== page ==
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2 Hypothesis

Our main hypothesis is that city size matters. Since larger cities are more diverse, both in terms of economic profile and of human and social capital, their functions demonstrate a higher level of complexity in terms of urban economy. In that way, the propagation of innovation among towns and cities has been formalized as a hierarchical diffusion process. Indeed, the largest cities are the first to capture the benefits of the innovation, and later on they let them filter down the urban hierarchy. Larger cities concentrate a larger part of anything "new" at any time and they become larger because they were successful in adopting many successive innovations. This is explained by the higher levels of information, of skilled labour and the diversity and capacity of infrastructures that are the distinctive attributes of large cities (Bretagnolle et al., 2009).

As a consequence, they have also developed broader diversity of activities, and

attained higher levels of social and organizational complexity. These characteristics explain why they have a greater probability to adopt any further innovation at an early stage. Later, many of these innovations become part of the activity of all towns and cities, since they meet needs that become commonplace. But the functioning costs in these large urban areas are also much higher, and many activities are forced to migrate out to smaller settlements where they can sustain their economy (Pumain et al., 2009).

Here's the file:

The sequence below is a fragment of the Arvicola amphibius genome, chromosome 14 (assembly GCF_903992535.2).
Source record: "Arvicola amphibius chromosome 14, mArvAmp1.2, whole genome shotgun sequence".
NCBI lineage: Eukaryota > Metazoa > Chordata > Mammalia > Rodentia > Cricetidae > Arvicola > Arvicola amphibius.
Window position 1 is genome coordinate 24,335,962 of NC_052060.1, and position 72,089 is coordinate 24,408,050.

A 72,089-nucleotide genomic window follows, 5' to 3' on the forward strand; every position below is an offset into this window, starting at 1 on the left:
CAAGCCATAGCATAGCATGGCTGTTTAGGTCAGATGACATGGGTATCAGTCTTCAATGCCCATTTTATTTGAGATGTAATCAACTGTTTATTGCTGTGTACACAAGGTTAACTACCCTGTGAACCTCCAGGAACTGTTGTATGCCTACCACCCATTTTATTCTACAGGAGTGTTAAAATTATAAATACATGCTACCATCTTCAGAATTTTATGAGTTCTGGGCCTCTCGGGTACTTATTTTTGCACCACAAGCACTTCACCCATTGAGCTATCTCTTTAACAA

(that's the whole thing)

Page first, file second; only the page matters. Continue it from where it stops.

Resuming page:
Besides the effects of hierarchical selection, there is a second type of asymmetry

that is created in urban systems by the innovation process. Sometimes, the resources for which exploitation becomes profitable are not available in every location; this gives rise to urban specialization because the related economic activities can only develop in a few urban sites. Thus urban specializations are partly explained by the unequal diffusion of some innovation cycles that are linked to spatially concentrated resources. But they may also result from the hierarchical diffusion process itself. That is, when a plant relocates from a large city to a small town, this small town becomes specialized in the activity of the plant (Duranton & Puga, 2000, 2005).

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